From a practical standpoint, if an artist grants these performance-type rights to her work, it increases her exposure. Which, as I've been saying all along, is the key to soliciting donations, seeding the market, selling to advertisers, and so on. It's quite plausible that the additional revenue rolling in from those sources would easily outweigh what she could have gotten from performance royalties instead. Besides that, certain organizations -- prestigious symphony orchestras playing modern pieces in concert, for example -- would likely feel obliged to pay royalties to the artists that create what they perform, even if it's not strictly necessary for them to do so. An artist's performance royalties may not even appreciably suffer insofar as that holds true.

Encouraging the System to Change

I've talked about the effects of widespread copyright violation a great deal here. I feel that being party to it, however, makes it harder to adopt the moral high-ground when discussing the issue. It makes it seem as though you accept everything about the present system except the direct costs to you. No; the thing to do is to support artists that begin to freely release their work, and to respect the wishes of those that don't while encouraging them to examine the wellsprings that these wishes come from.

And if you're an artist yourself, leading by example can't hurt.

1 Or perhaps this could be done with just one click, Amazon.com's legal department allowing.

2 If this doesn't convince you that the world's intellectual property system is at least a little bit broken, I don't know what will.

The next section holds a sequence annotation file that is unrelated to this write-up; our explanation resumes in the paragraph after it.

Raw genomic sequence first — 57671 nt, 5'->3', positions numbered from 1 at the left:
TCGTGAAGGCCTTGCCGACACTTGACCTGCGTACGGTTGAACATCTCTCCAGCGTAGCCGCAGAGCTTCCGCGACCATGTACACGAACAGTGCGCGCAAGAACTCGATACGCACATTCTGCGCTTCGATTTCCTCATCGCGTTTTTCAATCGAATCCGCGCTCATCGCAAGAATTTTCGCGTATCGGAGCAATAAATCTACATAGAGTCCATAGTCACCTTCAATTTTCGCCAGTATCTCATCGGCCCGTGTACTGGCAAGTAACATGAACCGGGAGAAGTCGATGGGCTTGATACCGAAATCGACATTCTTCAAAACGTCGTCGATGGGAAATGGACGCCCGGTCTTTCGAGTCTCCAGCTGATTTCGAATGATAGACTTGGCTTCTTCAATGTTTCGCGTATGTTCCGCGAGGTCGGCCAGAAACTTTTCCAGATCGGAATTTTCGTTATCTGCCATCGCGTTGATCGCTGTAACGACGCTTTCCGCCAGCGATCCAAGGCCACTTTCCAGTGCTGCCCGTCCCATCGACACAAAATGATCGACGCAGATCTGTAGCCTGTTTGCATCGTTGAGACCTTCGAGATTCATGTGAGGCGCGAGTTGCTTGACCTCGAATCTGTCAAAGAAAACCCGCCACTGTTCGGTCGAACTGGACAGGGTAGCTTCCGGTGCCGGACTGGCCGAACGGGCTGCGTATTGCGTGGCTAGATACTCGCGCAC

3 The only uses that I feel should be treated differently are those that could impinge on the integrity or the freedom of the work. Some examples of such uses: making major changes to a work without providing an accounting of what was changed; making false claims of authorship; or swallowing pieces of code that were intended to remain free -- e.g., licensed under the GNU GPL -- and rolling them into a proprietary product.

neo-slaves?, posted 11 Aug 2000 at 09:55 UTC by mettw » (Observer)

So, basically, you're saying that musicians, authors, programmers and any other copright protected producer should spend a year or more producing their albumn/book/programme without any income at all and then have to either beg or do something else to recoup their costs and attempt to gain enough funding for their next project?

No offense - No, actually I do mean offense - pull your head out of your arse! What we do is extroadinarily risky so, as stipulated by the rules of capitalism, the rewards for sucess must be extroadinarily high. The only way you can get those sort of rewards from esr's half-wit business models is through the now burst internet bubble.

pull your head?..., posted 11 Aug 2000 at 13:17 UTC by tladuca » (Apprentice)

Quick reply:
That is the best you can say? Maybe you should pull you head out of your arse! Really. Protecting copyright, protecting piracy and illegal copying is going to become almost impossible in the future, and the current rules we play by are quite possibly might not work. Capitalism may just be a barrier to the adjustments we are going to have to make. And there is nothing written in stone that says musicians and authors and movie makers have to get paid for a living. These are not essential things. They can be shifted to the domain of "things you make in your spare time". Capitalism is great for certain things but it is NOT necessarily the "one true way".

who says we need to live off of it?, posted 11 Aug 2000 at 14:51 UTC by superpete » (Apprentice)

intellectual property is funny. Its only "natural" form of existence is through contracts and licenses. If you feel like making money is selling the copies, you have to maintain ownership by using restrictive licenses/contracts or secrecy - i.e., non-Free distribution.

But who says the producers of our digital content need to sustain themselves doing it? whats wrong with amateur producers of digital content?